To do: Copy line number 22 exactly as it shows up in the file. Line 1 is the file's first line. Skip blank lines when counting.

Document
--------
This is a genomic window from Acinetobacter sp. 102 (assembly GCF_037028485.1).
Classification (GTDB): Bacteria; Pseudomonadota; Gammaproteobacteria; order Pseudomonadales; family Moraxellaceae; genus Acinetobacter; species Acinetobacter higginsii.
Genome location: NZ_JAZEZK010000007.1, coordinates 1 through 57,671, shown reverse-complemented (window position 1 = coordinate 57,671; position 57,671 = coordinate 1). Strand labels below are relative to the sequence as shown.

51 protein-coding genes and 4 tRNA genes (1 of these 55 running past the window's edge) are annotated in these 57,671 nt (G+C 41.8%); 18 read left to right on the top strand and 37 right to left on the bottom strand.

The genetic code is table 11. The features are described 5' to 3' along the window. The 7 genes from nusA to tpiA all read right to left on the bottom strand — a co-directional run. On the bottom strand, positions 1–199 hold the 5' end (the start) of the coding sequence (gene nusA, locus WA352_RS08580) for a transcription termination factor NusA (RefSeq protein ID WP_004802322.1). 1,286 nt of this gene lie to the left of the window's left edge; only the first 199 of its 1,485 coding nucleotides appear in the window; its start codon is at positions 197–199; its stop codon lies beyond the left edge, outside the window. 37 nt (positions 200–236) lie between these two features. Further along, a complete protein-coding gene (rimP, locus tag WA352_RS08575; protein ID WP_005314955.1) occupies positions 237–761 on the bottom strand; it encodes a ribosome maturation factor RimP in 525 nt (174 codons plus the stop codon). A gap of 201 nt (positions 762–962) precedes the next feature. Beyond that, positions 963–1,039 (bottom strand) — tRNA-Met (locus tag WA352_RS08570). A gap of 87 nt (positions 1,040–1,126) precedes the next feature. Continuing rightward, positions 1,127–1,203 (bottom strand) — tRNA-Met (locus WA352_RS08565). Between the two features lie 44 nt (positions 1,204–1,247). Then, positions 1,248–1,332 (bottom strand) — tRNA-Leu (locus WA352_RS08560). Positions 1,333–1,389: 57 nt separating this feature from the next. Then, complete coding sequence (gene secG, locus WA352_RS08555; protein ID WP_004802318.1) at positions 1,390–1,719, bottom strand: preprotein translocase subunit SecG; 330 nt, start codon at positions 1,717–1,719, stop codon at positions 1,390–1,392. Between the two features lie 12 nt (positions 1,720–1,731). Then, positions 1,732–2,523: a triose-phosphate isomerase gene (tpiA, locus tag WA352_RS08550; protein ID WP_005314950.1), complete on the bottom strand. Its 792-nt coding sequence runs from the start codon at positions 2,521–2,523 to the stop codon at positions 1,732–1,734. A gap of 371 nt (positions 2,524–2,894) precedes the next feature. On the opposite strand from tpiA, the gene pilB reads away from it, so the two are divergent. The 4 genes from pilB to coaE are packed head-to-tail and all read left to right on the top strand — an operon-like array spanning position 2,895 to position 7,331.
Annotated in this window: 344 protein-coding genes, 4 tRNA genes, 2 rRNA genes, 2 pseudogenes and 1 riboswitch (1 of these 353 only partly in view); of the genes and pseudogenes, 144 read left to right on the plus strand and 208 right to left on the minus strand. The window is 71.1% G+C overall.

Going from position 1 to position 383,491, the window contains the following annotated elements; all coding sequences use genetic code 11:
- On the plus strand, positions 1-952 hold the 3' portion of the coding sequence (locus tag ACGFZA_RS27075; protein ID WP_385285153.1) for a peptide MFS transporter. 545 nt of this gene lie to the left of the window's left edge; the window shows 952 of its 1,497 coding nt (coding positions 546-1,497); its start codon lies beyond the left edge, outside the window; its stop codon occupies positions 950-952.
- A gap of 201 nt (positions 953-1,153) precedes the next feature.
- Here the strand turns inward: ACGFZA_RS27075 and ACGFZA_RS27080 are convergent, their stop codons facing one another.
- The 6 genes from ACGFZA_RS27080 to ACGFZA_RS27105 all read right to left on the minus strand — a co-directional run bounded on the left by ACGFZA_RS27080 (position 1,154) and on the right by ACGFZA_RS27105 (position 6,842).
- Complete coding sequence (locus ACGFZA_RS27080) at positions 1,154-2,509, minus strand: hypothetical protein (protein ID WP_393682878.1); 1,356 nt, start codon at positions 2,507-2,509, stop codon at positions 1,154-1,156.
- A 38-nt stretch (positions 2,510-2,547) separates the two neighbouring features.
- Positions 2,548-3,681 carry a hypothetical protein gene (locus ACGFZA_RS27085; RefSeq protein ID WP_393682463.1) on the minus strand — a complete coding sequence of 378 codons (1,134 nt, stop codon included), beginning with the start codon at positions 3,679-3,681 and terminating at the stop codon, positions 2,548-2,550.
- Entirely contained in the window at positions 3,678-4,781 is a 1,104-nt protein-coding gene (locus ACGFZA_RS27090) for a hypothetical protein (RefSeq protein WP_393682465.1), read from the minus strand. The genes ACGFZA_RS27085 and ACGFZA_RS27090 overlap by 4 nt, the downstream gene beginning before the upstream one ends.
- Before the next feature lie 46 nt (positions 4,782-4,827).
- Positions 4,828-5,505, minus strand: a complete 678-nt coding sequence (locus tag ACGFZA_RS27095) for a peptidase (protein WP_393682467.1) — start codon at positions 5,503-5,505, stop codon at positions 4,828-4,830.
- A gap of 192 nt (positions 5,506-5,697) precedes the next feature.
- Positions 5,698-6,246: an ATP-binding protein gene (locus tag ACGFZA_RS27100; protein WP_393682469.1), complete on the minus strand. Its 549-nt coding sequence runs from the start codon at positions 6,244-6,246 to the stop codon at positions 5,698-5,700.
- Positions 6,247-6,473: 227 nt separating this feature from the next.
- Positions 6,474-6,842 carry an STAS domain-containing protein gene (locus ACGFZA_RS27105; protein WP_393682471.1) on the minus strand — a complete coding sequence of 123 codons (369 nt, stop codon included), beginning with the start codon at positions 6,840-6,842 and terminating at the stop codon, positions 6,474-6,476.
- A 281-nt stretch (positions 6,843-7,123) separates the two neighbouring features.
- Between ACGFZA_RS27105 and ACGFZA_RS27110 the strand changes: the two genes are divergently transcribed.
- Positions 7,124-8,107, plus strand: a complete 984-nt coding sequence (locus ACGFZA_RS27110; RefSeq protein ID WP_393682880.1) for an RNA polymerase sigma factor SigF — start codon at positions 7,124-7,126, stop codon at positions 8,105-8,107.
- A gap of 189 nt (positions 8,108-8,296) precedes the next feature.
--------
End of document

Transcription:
- A 281-nt stretch (positions 6,843-7,123) separates the two neighbouring features.